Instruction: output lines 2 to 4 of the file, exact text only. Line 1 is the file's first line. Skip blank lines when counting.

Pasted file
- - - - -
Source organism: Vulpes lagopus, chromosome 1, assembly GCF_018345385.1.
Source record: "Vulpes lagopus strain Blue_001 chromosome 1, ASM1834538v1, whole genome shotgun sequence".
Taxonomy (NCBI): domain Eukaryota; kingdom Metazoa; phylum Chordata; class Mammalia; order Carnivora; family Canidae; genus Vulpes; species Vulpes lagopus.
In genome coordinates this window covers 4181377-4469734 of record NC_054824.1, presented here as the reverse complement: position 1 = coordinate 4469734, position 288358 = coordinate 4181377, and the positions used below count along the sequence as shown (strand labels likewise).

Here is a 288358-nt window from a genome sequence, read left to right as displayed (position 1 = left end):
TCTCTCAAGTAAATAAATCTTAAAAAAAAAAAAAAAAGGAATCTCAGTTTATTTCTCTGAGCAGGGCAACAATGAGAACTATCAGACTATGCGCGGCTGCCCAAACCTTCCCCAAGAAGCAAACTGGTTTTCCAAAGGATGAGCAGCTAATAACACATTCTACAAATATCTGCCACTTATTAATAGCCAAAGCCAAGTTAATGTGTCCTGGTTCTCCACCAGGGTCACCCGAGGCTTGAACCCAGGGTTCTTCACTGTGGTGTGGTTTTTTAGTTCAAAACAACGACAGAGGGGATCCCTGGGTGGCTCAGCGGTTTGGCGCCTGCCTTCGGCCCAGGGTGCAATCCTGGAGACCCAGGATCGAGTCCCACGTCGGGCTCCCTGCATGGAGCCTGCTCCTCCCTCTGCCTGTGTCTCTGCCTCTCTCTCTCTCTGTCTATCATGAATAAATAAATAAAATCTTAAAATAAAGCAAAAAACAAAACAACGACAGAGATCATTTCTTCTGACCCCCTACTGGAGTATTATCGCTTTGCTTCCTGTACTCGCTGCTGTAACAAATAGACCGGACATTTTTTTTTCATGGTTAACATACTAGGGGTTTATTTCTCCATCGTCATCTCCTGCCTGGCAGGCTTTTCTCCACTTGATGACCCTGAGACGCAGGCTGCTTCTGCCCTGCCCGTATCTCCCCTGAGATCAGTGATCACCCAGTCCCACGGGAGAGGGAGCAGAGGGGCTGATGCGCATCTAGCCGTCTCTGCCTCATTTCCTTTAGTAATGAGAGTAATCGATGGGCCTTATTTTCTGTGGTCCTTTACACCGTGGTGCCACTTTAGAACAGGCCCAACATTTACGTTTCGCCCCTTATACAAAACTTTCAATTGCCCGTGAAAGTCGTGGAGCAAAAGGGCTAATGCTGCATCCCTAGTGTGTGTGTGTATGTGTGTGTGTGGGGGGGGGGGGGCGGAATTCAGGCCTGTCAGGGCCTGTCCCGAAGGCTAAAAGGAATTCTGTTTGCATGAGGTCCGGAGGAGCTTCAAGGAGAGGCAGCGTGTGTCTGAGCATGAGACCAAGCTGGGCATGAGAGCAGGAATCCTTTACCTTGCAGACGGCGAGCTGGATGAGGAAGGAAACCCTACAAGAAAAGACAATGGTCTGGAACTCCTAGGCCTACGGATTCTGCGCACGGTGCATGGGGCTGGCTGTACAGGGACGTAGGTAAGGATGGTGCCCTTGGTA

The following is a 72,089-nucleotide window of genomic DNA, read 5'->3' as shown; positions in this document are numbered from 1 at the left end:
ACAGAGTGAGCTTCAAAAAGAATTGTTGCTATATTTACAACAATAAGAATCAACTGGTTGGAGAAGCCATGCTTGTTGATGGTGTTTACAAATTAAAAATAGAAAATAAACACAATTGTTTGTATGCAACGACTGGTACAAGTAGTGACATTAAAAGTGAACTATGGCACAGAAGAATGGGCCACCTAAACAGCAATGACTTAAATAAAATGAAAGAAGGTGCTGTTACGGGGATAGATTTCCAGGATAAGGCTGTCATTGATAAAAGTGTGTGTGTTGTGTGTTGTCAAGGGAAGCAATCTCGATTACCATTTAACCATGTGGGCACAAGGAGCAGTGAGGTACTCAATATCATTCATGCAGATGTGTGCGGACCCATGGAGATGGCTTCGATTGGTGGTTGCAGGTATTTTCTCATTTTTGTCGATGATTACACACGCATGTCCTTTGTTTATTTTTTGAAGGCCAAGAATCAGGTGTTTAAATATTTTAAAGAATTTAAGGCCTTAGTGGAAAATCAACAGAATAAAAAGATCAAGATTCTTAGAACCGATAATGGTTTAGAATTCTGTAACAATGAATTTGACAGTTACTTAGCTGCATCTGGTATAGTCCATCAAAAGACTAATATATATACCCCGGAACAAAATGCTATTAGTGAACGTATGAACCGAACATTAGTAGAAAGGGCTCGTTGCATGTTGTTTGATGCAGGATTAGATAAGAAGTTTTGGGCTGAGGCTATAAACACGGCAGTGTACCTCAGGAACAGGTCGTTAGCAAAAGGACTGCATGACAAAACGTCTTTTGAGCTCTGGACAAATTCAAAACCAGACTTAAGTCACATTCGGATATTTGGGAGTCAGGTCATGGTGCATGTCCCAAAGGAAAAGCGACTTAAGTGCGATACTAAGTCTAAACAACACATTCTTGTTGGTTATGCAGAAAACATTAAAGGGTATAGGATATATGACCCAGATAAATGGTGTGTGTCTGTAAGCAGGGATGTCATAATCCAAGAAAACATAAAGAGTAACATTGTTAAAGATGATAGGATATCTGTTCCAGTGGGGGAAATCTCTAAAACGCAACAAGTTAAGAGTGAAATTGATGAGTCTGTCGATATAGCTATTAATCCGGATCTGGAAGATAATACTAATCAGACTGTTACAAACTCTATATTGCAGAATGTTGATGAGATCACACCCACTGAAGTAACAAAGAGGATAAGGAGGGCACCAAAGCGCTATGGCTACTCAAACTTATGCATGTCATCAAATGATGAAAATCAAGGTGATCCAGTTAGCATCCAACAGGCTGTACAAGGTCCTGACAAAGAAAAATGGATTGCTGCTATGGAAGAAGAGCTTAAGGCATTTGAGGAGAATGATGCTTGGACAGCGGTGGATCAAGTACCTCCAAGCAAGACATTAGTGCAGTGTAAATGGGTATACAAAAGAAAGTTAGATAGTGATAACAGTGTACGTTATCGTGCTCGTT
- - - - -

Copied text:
Source record: "Vulpes lagopus strain Blue_001 chromosome 1, ASM1834538v1, whole genome shotgun sequence".
Taxonomy (NCBI): domain Eukaryota; kingdom Metazoa; phylum Chordata; class Mammalia; order Carnivora; family Canidae; genus Vulpes; species Vulpes lagopus.
In genome coordinates this window covers 4181377-4469734 of record NC_054824.1, presented here as the reverse complement: position 1 = coordinate 4469734, position 288358 = coordinate 4181377, and the positions used below count along the sequence as shown (strand labels likewise).